Page last updated at 16:55 GMT, Wednesday, 29 July 2009 17:55 UK

Private firm begins emptying bins

Overflowing bins in Edinburgh (Pic: David Miller)
The dispute has left many bins in the capital overflowing

A private firm has started emptying bins, collecting refuse and cleaning streets in Edinburgh, the city council has confirmed.

Council refuse workers are currently taking part in an unofficial industrial dispute, and are being balloted over strike action.

The council said a team of more than 20 private contract staff begin night shift working on Wednesday.

It also said extra resources would be deployed during the Edinburgh Festival.

Earlier this week, council staff who normally work in trade waste and recycling were redeployed to help clear the backlog of household waste which has resulted from the industrial action.

A spokesman for Edinburgh City Council said that during the festival period a private contractor would assume responsibility for cleaning the heart of the city centre, allowing council staff to concentrate on other areas.

It is still my hope that we will be able to achieve a resolution to the current situation that will see our staff back working normally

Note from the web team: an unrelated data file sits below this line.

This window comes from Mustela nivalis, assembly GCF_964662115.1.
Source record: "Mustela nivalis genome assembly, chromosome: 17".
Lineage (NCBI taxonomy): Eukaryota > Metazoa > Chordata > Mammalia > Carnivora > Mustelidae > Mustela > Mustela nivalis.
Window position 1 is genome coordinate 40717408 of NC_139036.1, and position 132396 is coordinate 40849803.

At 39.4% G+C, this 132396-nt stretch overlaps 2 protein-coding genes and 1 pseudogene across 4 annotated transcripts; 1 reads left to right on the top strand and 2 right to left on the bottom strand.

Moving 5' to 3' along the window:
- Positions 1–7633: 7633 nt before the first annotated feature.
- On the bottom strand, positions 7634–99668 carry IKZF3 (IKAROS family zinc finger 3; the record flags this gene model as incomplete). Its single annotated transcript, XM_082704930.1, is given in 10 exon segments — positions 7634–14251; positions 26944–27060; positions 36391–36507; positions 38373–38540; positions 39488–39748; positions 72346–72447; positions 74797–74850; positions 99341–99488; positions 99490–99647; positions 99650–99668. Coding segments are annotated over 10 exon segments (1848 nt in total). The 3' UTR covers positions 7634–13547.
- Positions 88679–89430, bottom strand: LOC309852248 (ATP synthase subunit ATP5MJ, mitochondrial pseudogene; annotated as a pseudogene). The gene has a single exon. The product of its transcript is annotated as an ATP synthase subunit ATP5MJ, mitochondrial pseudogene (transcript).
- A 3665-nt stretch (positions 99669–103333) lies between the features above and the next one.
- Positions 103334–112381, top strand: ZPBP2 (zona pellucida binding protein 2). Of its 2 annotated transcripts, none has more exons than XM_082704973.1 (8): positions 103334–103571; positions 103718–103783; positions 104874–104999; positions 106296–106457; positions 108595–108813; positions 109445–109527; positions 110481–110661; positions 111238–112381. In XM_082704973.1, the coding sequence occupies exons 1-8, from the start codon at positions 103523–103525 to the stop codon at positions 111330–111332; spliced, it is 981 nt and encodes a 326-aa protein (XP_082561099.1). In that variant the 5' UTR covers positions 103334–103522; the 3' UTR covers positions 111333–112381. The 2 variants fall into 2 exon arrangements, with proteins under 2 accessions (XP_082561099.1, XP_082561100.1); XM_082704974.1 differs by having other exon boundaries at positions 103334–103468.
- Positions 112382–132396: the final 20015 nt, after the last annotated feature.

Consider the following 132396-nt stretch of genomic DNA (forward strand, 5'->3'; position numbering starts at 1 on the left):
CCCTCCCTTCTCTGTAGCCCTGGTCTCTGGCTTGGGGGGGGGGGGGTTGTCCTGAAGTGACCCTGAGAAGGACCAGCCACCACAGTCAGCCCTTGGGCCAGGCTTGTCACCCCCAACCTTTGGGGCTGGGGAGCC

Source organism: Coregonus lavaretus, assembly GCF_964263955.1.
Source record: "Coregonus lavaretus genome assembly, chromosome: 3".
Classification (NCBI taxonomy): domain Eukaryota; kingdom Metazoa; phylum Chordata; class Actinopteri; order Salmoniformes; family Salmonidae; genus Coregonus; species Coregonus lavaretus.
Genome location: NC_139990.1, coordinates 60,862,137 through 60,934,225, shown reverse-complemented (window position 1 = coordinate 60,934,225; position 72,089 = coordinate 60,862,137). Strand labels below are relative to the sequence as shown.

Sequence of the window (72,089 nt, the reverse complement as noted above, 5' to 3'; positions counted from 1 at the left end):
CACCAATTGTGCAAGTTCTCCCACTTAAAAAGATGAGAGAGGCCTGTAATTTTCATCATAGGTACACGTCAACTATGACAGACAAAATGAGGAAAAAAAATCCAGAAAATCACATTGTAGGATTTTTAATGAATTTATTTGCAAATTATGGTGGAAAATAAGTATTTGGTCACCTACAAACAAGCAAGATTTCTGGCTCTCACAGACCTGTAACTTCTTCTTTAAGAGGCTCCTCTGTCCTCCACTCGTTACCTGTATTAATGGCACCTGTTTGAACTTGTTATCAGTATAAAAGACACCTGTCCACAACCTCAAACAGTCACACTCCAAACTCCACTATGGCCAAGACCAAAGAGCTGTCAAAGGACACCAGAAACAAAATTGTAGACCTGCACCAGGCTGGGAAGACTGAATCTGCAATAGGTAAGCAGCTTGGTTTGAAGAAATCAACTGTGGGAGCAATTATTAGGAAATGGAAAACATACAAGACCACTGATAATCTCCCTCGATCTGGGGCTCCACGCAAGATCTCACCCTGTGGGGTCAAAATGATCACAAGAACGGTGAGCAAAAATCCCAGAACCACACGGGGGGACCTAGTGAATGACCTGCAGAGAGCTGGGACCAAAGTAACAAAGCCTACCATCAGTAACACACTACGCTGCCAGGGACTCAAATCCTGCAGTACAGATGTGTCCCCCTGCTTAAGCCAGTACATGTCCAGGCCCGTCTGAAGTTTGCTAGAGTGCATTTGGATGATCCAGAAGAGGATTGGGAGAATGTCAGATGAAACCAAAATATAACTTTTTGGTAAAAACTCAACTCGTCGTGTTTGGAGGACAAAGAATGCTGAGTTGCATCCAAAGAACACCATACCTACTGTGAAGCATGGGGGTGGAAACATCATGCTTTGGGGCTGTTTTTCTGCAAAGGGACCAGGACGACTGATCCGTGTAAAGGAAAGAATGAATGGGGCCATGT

Jenny Dawe
Council leader

The spokesman added: "One team will start work later this week to deal with particular problem areas across the city. This team will operate two shifts a day and, from Monday 3 August, will concentrate on communal bins that have not been emptied.

"This week five extra crews will start carrying out household waste collections and will be joined by a further five new crews next week.

"Forty temporary refuse collectors are being recruited to help get the city back to normal."

Council Leader Jenny Dawe said: "It is still my hope that we will be able to achieve a resolution to the current situation that will see our staff back working normally.

"However, residents and visitors should not have to put up with unacceptable cleanliness standards. That is why we have put in place a range of contingency arrangements to tackle the backlog in refuse collection and street cleaning.

"In talks with the unions tomorrow I will be reiterating that we want to work with them to ensure that all our employees have all the necessary facts and figures. It is essential that they understand that we have plans to avoid the substantial reductions in pay that are being reported in the media."

Refuse collectors fear a new pay system could see their wages cut from £18,000 to about £12,000. They are already working-to-rule. The Unite union is balloting its members for a strike.



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